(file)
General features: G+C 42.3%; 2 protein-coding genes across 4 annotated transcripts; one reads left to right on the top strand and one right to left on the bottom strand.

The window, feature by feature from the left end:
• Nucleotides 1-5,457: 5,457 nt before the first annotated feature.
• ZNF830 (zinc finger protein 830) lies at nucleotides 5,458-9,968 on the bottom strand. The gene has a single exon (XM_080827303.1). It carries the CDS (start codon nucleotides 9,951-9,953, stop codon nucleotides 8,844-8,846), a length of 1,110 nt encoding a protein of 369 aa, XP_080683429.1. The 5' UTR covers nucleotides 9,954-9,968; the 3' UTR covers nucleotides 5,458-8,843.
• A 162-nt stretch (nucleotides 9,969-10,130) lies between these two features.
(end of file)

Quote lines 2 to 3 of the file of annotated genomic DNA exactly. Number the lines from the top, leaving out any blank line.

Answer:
The window, feature by feature from the left end:
• Nucleotides 1-5,457: 5,457 nt before the first annotated feature.